“Does every Jewish institution need a farmer?” The question struck me a few weeks ago when I was at the Long Island Hazon Community Supported Agriculture (CSA) site for a “Meet the Farmer” night. Rabbis, cantors, and educators are usually seen as necessary staff in a Jewish organization; and in this room full of CSA members, some new and some returning, it seemed that a farmer should be considered essential as well. For the Forest Hills Jewish Center in Queens and the Reconstructionist Synagogue of the North Shore in Long Island, Maggie, from Golden Earthworm Farm, is their farmer. Maggie spoke about the time, attention, and thought that went into building each member’s box of vegetables each week. In addition, she felt privileged that through the support of these institutions, she was able to live her life as a farmer.
Since 2004, when Hazon launched the first CSA site in the Jewish community, Hazon has been on the forefront of the new Jewish Food Movement. In 2008, when 560 farmers, rabbis, educators, students, chefs, and foodies attended the Food Conference, Hazon became the home of this movement. The Food Conference, like all of Hazon’s Food Programs, examines food through the double prism of Jewish life and contemporary food issues. With registration now open for the 2009 Hazon Food Conference, we wanted to fill you in on the other Hazon Food Programs currently going on across North America and Israel.
Tuv Ha’Aretz: Hazon’s CSAs
Hazon’s Community Supported Agriculture (CSA) program allows members to buy shares in a local farm and get weekly deliveries of healthy, local, mostly organic produce at competitive prices while supporting local farmers, building community and expanding our understanding of what it means for food to be kosherâ€”not only “fit” for us, but “fit” for the Earth as well.
During the 2009 season, Hazon CSAs are operating in 32 different Jewish institutions from synagogues to JCCs, and other Jewish institutions like, Seattle JConnect/ Hillel and the King David School in Scottsdale, AZ. Over 90 exciting programs have taken place at these CSAs including trips to the farm to help plant seedlings, Jewish text study in the field, “Meet the Farmer” nights, classes on growing organic vegetables in your home garden, canning & preserving, potlucks, bagel brunches, and much more.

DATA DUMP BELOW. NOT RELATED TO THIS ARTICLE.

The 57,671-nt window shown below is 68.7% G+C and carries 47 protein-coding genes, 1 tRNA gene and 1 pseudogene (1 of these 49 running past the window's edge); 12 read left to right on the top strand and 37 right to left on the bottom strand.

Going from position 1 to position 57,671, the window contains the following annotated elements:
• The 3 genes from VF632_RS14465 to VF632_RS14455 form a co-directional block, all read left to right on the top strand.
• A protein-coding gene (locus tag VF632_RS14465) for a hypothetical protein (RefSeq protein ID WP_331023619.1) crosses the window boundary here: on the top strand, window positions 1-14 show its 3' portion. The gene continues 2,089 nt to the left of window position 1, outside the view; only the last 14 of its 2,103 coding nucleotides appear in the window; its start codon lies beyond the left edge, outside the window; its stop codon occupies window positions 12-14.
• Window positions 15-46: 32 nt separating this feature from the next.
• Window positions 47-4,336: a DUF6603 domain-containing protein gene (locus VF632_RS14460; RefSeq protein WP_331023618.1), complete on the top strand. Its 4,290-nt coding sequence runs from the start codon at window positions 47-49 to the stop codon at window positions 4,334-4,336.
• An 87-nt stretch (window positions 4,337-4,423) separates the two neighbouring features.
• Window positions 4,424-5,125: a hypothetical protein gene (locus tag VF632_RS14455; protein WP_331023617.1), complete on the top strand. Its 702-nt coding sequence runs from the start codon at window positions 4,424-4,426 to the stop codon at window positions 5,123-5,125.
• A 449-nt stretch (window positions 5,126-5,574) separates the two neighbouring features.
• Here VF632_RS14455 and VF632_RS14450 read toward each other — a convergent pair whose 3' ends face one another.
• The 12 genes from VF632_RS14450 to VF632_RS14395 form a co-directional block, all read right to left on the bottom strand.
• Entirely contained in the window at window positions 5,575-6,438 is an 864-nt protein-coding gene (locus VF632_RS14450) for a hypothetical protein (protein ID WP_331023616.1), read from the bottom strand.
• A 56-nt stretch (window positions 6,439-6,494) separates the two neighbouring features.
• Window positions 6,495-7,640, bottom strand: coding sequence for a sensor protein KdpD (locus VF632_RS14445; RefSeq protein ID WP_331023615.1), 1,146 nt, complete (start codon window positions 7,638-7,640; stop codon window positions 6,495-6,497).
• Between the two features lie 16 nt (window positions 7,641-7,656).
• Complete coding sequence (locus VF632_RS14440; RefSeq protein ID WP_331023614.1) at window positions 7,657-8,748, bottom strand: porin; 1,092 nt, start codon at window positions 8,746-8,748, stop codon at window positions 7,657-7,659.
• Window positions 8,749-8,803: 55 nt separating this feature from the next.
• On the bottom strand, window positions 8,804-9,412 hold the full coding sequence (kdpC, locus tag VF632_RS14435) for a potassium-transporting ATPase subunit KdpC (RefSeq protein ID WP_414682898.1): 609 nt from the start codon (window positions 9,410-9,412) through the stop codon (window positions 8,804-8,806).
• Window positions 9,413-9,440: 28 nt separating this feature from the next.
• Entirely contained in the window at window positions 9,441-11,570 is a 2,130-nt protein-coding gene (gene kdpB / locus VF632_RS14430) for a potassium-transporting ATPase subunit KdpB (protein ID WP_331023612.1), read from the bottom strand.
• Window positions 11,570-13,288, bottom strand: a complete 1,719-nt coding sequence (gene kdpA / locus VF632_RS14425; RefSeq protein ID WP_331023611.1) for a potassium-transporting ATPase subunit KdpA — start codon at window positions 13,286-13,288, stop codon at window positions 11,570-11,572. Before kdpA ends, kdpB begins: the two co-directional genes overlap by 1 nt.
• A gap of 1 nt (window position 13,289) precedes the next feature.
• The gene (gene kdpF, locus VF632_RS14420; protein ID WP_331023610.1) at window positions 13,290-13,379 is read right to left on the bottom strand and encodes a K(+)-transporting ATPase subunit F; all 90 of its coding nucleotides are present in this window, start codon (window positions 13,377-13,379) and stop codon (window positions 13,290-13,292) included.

Jewish Food Education Network (JFEN)
In April, the Jewish Food Education Network (JFEN) was launched; JFEN offers resources, curricula, and teacher training on food and Jewish tradition. Educators who work at synagogues, day schools, home schools, camps, and many others have joined to network with each other and to learn how to bring Jewish Food Education into their communities. Some resources include Min Ha’Aretz, an 18-lesson interdisciplinary curriculum about food and Jewish tradition for students (typically grades 5-9) and a complementary curriculum for families and Food for Thought, Hazon’s sourcebook on Jews, Food, and Contemporary Life.
The Jew & The Carrot
Hazon’s award-winning blog, The Jew & The Carrot, continues to serves as a front page for all of Hazon’s food work, bringing the discussions of food, Jewish life and contemporary issues to far reaching corners of the Jewish community.
Recently The Jew & The Carrot featured a video Ode to Seltzer, a three part series from Rabbi Jill Jacobs about social justice and food, and a conversation about the new film, Food, Inc. The blog has moved to an entirely lay-led structure with five editors leading a team of 30 new writers and 30 returning writers. In addition to reading the blog at jcarrot.org, you can now follow JCarrot on Twitter and on Facebook!
The Shmita Project: 7-Year Goals for the new Jewish Food Movement
The Shmita Project is a partnership of Hazon and the Jewish Farm School. Using the Jewish tradition of a Sabbatical year, an initial draft of 7-Year Goals for the Jewish community’s relationship to land and food were presented at the 2008 Food Conference. Discussion and refinement of these goals continues throughout the year. We invite you to help write the 7-Year Goals, the next version of which will be presented at the 2009 Food Conference. Take part in formulating the education, action, and advocacy plans for the new Jewish Food Movement!
In the next six months leading up to the 2009 Hazon Food Conference, Hazon’s food work will continue to expand and grow. If you are interested in starting a Tuv Ha’Aretz Hazon CSA, writing for The Jew & The Carrot, teaching from Hazon’s Jewish Food Education materials, or presenting at the 2009 Food Conference, be in touch.
We look forward to seeing you in December in California,
Director of Food Programs